The dead sperm whale containing swathes of plastic debris, found on 19 November 2018.

The dead sperm whale, found on 19 November 2018.

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Sperm whale found with flip flops stuck in its belly

A sperm whale has washed up in Indonesia with nearly six kilogrammes of plastic in its digestive system.

The animal, measuring 31 feet, was found dead on 19 November on Kapota Island on the Wakatobi Archipelago, Southeast Sulawesi.

Inside its digestive system was 5.9 kilogrammes of waste, including plastic bags and cups, drinks bottles, raffia and even flip flops.

An investigation has been started by the Wakatobi Marine and Fisheries Community Academy, supported by a team from the Wakatobi Marine and Fisheries Office, the Wakatobi National Park, and WWF Indonesia.

In an announcement on social media, Whale Stranding Indonesia said it was unclear exactly which organs the plastic was in, due to the whale being in an advanced state of decomposition. 

The plastic found inside the whale's body. Image: Alfi Kusuma Admaja (AKKP-KKP).

The plastic found inside the whale's body. Image: Alfi Kusuma Admaja (AKKP-KKP).


WWF Indonesia said the following debris was found:

  • hard plastic (19 pieces, 140g)
  • plastic bottles (4 pieces, 150g)
  • plastic bags (25 pieces, 260g)
  • flip-flops (2 pieces, 270g)
  • pieces of string (3.26kg)
  • plastic cups (115 pieces, 750g)

In a statement provided to CNN, Dwi Suprapti, marine species conservation coordinator at WWF Indonesia, said, 'Although we have not been able to deduce the cause of death, the facts that we see are truly awful.'

It is reported that the whale's carcass will be buried.

One of the plastic sandals being weighed. Image: Pak Muhammad Irpan Sejati Tassakka (AKKP-KKP).

One of the plastic sandals being weighed. Image: Pak Muhammad Irpan Sejati Tassakka (AKKP-KKP).


All-pervasive plastic

The distressing images of the stranded whale are a stark reminder that plastic now reaches every part of the world's oceans.

Alex McGoran, a London NERC DTP PhD student based at Royal Holloway (University of London) and the Museum, studies microplastics in the UK's rivers. The animals she studies live much closer to home (her recent research found that 28% of fish living in the Thames Estuary have eaten microplastics), but she said this was an example of the sheer scale of the problem in marine ecosystems.

She says, ‘Different species will be exposed to different types and sizes of plastic. This could be due to different feeding techniques, prey preferences and mouth parts.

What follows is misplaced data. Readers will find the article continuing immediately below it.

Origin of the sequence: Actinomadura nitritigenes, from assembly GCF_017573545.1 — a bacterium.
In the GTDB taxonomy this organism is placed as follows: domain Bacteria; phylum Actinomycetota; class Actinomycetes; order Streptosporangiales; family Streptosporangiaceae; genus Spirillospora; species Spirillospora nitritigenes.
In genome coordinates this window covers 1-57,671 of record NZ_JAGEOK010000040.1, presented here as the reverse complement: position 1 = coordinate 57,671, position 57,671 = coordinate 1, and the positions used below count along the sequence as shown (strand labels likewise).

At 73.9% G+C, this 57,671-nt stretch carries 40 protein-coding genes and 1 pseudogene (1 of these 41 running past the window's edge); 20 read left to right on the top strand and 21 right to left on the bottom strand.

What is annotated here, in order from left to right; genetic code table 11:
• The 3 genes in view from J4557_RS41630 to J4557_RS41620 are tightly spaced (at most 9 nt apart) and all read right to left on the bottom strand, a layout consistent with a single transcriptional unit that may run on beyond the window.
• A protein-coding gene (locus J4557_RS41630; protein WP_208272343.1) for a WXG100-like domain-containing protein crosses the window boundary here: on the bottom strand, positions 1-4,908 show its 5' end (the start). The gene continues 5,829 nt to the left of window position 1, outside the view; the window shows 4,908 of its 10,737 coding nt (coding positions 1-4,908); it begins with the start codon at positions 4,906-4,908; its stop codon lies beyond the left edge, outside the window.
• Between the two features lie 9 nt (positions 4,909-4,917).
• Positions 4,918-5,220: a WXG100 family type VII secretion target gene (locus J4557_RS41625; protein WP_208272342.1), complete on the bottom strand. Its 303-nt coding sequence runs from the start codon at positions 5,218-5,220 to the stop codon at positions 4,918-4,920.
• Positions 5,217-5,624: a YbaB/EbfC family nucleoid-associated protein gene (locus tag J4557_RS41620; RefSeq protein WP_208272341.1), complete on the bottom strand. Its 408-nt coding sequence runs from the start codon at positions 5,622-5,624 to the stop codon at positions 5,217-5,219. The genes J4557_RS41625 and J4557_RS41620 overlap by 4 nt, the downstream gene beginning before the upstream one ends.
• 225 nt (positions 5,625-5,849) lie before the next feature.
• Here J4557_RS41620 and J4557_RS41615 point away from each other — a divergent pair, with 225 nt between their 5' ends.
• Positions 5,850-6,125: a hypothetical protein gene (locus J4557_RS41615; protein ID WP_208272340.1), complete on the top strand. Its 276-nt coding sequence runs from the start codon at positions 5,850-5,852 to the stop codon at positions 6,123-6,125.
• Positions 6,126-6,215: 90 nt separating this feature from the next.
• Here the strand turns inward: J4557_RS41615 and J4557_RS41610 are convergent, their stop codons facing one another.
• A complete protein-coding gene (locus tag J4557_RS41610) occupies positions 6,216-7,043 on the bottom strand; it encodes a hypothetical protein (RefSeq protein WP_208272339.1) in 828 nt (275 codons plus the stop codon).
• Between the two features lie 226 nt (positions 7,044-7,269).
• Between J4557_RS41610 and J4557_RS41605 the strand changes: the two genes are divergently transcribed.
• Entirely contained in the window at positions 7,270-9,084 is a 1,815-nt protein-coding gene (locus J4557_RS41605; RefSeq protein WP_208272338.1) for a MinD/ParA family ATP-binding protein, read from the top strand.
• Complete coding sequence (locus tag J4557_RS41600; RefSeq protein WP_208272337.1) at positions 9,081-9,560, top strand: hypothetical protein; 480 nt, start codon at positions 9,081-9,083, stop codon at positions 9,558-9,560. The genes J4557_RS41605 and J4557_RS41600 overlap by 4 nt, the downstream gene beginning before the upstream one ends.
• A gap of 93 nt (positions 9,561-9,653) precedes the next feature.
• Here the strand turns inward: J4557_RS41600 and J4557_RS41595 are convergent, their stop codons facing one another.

‘Whales can each much larger pieces plastic than fish can. Fish eat fibres because they are small enough to consume and might resemble polychaete worms and other prey.

‘Although our studies at the Museum have found that coffee cups are highly abundant in the London's River Thames, they are too large for fish to consume and they must fragment to a small size before they are available to eat.

‘It might be that a coffee cup is so small by comparison to a whale that it accidentally consumes them during normal feeding activities.' 

The body of the dead whale, just off Kapota Island.


Kapota Island

Kapota, where this sperm whale was found, is a small island off the larger Wangi-Wangi Island, and is covered in mangrove and bamboo forests.

It is part of the Wakatobi Marine National Park, home to an abundance of life including some of the most biodiverse coral reefs in the world.

Indonesia is second only to China as the world's largest contributor to plastic pollution, and four of the country's rivers, rank among the top 20 most polluted rivers in the world.

What can I do to reduce plastic in rivers and oceans?

Small lifestyle changes help to reduce the plastic levels in rivers.

Don't flush sanitary products or any kind of wet wipe down toilets, even the ones which claim to be flushable.

Alex says, 'Flushable does not mean biodegradable. Flushing anything down the toilet other than human waste and toilet paper increases the chances of microplastics in the water system.'

Products for washing machines are also available that are designed to catch excess microfibres coming from clothes.

You can cut down on single-use plastic by purchasing reusable water bottles, coffee cups and lunchboxes.

Alex adds, 'There are many alternatives to plastic out there, although they may be less convenient. However, the more we avoid buying plastic products, the more companies will start to think about sustainable solutions.'